Homage to Peking Opera
Updated: 2019-11-29 07:53
By Mathew Scott(HK Edition)
Jacob Cheung's latest film, The Opera House, looks back on the glory days of Peking Opera in the early 1900s. Mathew Scott met the director and lead actor Mason Lee at Pingyao Film Festival.
Director Jacob Cheung's latest venture, The Opera House, is part film and part social mission in its attempts to connect audiences with times long gone.
"Chinese filmmakers should keep these types of stories alive," explains Cheung. "I think it is up to us to introduce a younger audience to a sense of nostalgia."
Mason Lee trained with Peking opera masters in Beijing to prepare for his role in Jacob Cheung's The Opera House.
The Opera House certainly echoes the past, in terms of both subject matter and cinematic style. It stars Mason Lee - son of Oscar-winning film director Ang Lee - as a young lad torn between his father's desire that he become a martial artist and his own passion for Chinese opera.
The film is set in the backstreets of early 1900s Beijing during the post-Boxer Rebellion era when China's martial artists had been defeated by a coalition of international forces and their craft banished to society's sidelines. At the same time, opera stars were treated like deities.
The Opera House also feels - visually and in terms of tone - very much like the 1960s-1970s-era Shaw Brothers films made by the director Li Han-hsiang, a man whose very best efforts (The Love Eterne and The Empress Dowager) came seeped with reflections on times and characters past.
"When I grew up in Hong Kong (in the 1960s and 1970s) I never had the chance to see China," explains Cheung. "It was only through films that I could see Beijing and see how the culture of Beijing was. Only Li was making these kinds of films, but there were so many details in his films about everyday life."
The Opera House is a departure from the kind of films that brought Cheung acclaim, such as the multi-award winning actioner A Battle of Wits (2006). But he'd previously touched on history in 1988's Lai Shi, China's Last Eunuch and on social issues in Cageman (1992). Cheung says that with The Opera House he wanted to present a story set in a different period, with characters - and issues - that might be considered timeless.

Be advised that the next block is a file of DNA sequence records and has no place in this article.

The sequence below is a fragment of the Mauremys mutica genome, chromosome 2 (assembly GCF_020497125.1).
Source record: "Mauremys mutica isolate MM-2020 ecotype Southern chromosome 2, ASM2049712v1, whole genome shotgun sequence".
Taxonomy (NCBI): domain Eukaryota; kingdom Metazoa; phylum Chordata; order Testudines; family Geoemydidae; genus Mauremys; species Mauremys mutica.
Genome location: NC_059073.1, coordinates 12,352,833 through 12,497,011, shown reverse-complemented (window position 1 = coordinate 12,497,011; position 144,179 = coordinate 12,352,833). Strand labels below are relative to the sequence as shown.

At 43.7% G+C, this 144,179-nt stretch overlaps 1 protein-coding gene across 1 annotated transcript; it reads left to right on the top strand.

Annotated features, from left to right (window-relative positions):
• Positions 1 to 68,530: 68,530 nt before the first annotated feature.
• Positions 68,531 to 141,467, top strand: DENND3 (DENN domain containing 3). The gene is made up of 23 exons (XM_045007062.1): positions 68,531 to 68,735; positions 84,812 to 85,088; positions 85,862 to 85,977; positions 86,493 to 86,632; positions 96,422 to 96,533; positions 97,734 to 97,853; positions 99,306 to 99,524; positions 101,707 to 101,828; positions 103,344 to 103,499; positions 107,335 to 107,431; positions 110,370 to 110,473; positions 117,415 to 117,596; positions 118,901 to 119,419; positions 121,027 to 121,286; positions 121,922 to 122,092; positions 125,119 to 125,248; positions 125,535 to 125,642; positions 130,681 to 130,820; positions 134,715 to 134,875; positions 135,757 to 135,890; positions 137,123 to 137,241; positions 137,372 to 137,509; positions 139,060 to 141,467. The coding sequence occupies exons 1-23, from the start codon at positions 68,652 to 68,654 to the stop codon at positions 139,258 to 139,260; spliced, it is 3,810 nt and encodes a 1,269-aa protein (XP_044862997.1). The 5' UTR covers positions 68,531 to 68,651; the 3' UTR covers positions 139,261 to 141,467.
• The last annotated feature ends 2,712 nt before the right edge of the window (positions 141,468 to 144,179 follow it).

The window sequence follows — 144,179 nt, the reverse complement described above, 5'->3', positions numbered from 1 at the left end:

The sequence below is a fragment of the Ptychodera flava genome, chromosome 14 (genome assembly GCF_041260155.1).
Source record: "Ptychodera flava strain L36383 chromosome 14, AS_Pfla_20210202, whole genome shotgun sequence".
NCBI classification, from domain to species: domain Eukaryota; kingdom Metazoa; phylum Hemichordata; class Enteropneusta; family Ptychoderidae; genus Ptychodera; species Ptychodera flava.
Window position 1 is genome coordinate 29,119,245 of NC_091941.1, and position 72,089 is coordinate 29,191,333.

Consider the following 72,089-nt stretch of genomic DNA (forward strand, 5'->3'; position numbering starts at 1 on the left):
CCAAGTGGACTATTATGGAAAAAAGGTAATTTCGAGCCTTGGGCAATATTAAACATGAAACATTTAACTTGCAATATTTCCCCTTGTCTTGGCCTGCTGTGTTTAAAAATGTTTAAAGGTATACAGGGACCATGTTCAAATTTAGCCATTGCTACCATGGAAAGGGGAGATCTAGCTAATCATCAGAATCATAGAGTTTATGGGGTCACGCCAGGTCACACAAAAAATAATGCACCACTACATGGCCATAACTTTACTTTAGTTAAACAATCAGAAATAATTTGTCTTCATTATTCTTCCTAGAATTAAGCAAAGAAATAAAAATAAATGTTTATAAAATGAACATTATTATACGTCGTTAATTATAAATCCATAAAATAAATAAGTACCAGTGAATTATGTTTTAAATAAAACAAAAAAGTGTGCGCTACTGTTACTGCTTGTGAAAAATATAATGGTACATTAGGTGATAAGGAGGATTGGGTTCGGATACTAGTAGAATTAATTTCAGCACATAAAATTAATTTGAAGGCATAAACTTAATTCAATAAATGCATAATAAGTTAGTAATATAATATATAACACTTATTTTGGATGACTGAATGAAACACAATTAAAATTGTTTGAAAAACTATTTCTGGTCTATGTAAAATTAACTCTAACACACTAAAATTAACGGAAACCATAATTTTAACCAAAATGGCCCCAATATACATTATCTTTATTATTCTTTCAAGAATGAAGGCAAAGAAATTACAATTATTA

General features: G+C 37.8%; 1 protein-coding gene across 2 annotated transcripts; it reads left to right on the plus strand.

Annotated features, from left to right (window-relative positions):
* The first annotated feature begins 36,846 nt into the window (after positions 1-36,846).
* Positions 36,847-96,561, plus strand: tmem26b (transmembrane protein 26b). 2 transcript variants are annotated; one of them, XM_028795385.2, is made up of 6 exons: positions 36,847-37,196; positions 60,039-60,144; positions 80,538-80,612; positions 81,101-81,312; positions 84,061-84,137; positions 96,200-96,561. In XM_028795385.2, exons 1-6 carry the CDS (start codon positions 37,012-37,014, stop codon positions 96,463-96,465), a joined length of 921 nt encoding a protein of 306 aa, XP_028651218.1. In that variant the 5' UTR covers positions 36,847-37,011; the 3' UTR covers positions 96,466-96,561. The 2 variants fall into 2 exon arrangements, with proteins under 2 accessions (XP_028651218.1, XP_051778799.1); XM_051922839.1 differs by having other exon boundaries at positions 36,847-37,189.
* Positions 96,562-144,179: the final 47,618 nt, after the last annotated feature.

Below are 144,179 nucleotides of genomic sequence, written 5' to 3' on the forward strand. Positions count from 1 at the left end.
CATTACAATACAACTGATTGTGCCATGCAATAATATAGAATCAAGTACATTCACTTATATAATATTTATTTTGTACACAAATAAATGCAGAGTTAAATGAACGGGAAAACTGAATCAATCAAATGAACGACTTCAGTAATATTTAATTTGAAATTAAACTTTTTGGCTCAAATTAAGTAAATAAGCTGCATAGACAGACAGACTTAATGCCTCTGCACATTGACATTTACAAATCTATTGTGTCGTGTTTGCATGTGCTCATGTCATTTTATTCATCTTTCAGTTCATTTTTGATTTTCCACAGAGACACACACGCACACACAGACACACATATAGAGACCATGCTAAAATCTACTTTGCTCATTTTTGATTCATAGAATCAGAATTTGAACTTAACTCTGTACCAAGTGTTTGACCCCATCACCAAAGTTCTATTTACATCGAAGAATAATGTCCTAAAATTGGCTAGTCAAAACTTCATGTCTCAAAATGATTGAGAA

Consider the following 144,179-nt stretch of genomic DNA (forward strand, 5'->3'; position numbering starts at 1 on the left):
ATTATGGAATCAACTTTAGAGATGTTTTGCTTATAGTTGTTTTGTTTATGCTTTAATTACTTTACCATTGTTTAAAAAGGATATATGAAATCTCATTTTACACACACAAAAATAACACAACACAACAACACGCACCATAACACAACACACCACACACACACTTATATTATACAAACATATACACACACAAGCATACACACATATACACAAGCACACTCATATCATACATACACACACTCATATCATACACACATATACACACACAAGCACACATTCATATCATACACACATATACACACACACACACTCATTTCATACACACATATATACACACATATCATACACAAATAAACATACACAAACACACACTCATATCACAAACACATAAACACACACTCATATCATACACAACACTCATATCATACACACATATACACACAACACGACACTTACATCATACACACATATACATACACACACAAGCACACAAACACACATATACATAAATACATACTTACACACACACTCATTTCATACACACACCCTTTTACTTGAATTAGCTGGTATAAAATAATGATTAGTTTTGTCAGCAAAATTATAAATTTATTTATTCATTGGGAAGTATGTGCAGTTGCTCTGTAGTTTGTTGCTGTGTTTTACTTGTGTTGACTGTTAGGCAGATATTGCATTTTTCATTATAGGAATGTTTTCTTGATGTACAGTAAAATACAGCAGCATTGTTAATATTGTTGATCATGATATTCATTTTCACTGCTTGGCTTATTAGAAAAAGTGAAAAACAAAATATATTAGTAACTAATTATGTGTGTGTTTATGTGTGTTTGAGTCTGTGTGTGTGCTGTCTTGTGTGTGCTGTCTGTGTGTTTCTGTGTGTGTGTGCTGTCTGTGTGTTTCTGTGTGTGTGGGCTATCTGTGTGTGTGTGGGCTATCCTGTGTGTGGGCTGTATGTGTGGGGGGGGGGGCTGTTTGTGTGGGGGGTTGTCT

Cheung revealed he had heard a tale about a martial arts master who was involved in the Boxer Rebellion of 1900 and had fought against the foreign forces. As he was trying to escape his ponytail got caught in a beam and he was shot. "I thought this was a metaphor for change and how people can be trapped by the past and need to adapt," says Cheung. "These sorts of issues are important to every generation."
The Opera House had its world premiere at the third Pingyao Crouching Tiger Hidden Dragon International Film Festival, held in October in northern China's Shanxi Province. There was a sense of nostalgia running through the program, which was by design, according to festival co-founder Jia Zhangke.
"The festival wants to introduce contemporary Chinese arthouse films to the Chinese audience along with arthouse films from around the world, but we feel it's very important that young audiences today get a sense of China's history and its cinematic history," explains Jia, arguably the country's most successful arthouse filmmaker, thanks to the likes of his success with the Venice Golden Lion-winner Still Life (2006).
Other films on the Pingyao program that explored the past of both cinema and the country included a restored version of Zhang Yimou's breakthrough hit Red Sorghum (1988) and a very modern take on a classic Cantonese opera in the Zhang Xianfeng-directed White Snake - both using 4k film resolution.
Based on the ancient Chinese folktale of a snake spirit that falls in love with a man, White Snake comes with spectacular visual flourishes now possible, thanks to the remastered version in high-definition. Also, like Cheung's The Opera House, it leans on other very modern filmmaking techniques such as computer-generated imagery as a means of connecting with contemporary audiences, even if the tale is from long ago.
"There are quite a few filmmakers doing this kind of thing," explains Jia. "The basic idea is to use modern techniques to allow the audience to connect with the past."
Cheung and Lee addressed the press before their film's premiere. The 29-year-old actor admitted to knowing next to nothing about the history of Chinese opera before he heard about the film. Subsequently he became so enthralled with the genre that he spent 10 months studying its crafts - and that was even before Cheung had secured the budget necessary to make the film.
"Peking opera is very far away from what I am used to, so director Cheung took a risk," says Lee. "I learnt from masters in Taipei and Beijing and that brought me closer to the character and I developed a passion for these skills.
"I was brought up in the US, so I lack the exposure to these traditions. But being exposed to these traditions has made my mental world more complete. These days, traditional cultures and arts are not really popular, but I fell in love with Peking opera."
The Opera House is set for a rollout in cinemas in 2020 and Cheung is hoping the inspiration he found from history will resonate with audiences.
"When I started to make this film I returned to Li's films, and to old documentaries and pictures," he says. "So it's a reminder of the old days. What I wanted to do was to take a new audience on a nostalgia trip.
"In order to interest young filmgoers you have to get young films stars and that's where Mason came in. With actors like Mason we can make the story young again and we made the story about young characters. That's how we can connect people with the past," says Cheung.
(HK Edition 11/29/2019 page10)